Thursday, November 3, 2016 | 9:00 AM - 5:00 PM
Speakers: Henrik Bjørn Nielsen (Clinical-Microbiomics A/S), Martin J. Blaser (New York University Langone Medical Center), Patrice D. Cani (Universite Catholique de Louvain, LDRI), Rachel Carmody (Harvard University), Stanley L. Hazen (Cleveland Clinic), Gerald I. Shulman (Yale University School of Medicine), Marion Soto (Joslin Diabetes Center, Harvard Medical School), and Dan Winer (University of Toronto)
The microbiome is emerging as an important regulator of health, and disease well beyond the digestive tract. This symposium will highlight recent research innovations and therapeutic applications from the microbiome with a focus on metabolic disease.
Wednesday, November 9, 2016 | 8:30 AM - 5:15 PM
Keynote Speaker: Lawrence D. Mayer (Jazz Pharmaceuticals)
Explore approaches for complex drug development and regulation, outstanding challenges in the assessment of complex drug equivalence, consequences for product interchangeability, and compare biological and non-biological complex drug families.
Thursday, November 10, 2016 | 8:00 AM - 6:00 PM
Speakers: Ioannis Aifantis (NYU School of Medicine), Emily Bernstein (Icahn School of Medicine at Mount Sinai), Ryan Kruger (GlaxoSmithKline), Ross L. Levine (Memorial Sloan Kettering Cancer Center), Sheng Li (Jackson Laboratory for Genome Medicine), Christopher E. Mason (Weill Cornell Medicine), Kornelia Polyak (Dana Farber Cancer Institute, Harvard Medical School), Tim Somervaille (The University of Manchester), and Jorge DiMartino (Celgene)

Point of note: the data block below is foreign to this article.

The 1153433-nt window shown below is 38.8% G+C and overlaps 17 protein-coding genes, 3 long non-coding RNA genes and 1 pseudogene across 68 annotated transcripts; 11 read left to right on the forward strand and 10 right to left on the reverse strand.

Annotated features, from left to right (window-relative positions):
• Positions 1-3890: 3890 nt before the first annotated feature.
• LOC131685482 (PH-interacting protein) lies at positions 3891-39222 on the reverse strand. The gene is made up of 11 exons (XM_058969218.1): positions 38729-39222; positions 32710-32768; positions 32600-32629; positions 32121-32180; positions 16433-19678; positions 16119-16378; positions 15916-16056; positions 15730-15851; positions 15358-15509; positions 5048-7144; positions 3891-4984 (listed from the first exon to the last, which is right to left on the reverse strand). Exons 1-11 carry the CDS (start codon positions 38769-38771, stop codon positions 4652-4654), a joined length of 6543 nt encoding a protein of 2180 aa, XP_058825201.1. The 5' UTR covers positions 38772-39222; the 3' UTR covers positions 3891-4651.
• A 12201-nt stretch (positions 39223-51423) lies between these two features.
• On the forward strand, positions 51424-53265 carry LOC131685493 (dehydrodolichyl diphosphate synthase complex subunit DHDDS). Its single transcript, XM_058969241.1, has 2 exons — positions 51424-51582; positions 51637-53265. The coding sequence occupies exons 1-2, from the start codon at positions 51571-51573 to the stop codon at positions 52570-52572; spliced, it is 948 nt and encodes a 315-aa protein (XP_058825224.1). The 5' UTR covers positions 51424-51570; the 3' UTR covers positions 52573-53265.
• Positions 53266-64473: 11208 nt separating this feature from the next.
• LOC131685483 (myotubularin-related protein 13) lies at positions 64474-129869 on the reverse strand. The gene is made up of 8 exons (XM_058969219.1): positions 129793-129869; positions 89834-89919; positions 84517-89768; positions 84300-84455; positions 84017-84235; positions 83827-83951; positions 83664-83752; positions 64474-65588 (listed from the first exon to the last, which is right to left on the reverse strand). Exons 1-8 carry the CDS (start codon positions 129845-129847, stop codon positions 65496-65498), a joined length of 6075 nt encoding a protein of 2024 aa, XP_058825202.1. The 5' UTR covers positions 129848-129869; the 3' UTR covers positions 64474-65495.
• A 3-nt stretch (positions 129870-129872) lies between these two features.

This conference will explore novel target and validation strategies, translational approaches to assess predictive and response biomarkers, resistance mechanisms, and combination strategies for targeting epigenetic susceptibilities in cancer.
Tuesday, November 15, 2016 | 9:00 AM - 5:00 PM
Speakers: Thaddeus Stappenbeck (Washington University School of Medicine), Declan F. McCole (University of California Riverside), Jerrold R. Turner (Brigham and Women's Hospital), Linda G. Griffith (MIT), Tim Denning (Georgia State University), and Alan Hanash (Memorial Sloan Kettering Cancer Center)
This symposium will evaluate emerging research investigating the benefits of achieving mucosal healing in the treatment of intestinal disorders.
Tuesday, December 6, 2016 | 9:00 AM - 5:00 PM
Speakers: Katerina Akassoglou (University of California San Francisco), Robert Dempsey (University of Wisconsin), Paula Grammas (University of Rhode Island), Steven Greenberg (Harvard Medical School), Jaime Grutzendler (Yale University), Costantino Iadecola (Weill Cornell Medical College), Jeffrey Iliff (Oregon Health & Science University), Berislav V. Zlokovic (University of Southern California), Heather Snyder (Alzheimer's Association), Zorina Galis (NIH)
This symposium will highlight basic research and clinical science elucidating the mechanisms underlying the contribution of inflammatory pathways to vascular cognitive impairment and dementia (VCID).
Tuesday, October 25, 2016 | 9:00 AM - 5:00 PM
Speakers: Marcus Bantscheff (Cellzome/GSK), Benjamin F Cravatt (The Scripps Research Institute), Craig Crews (Yale University), Howard Hang (The Rockefeller University), Ruth Nussinov (National Cancer Institute), Brian Raymer (Pfizer), Bryan Roth (University of North Carolina), Eranthie Weerapana (Boston College)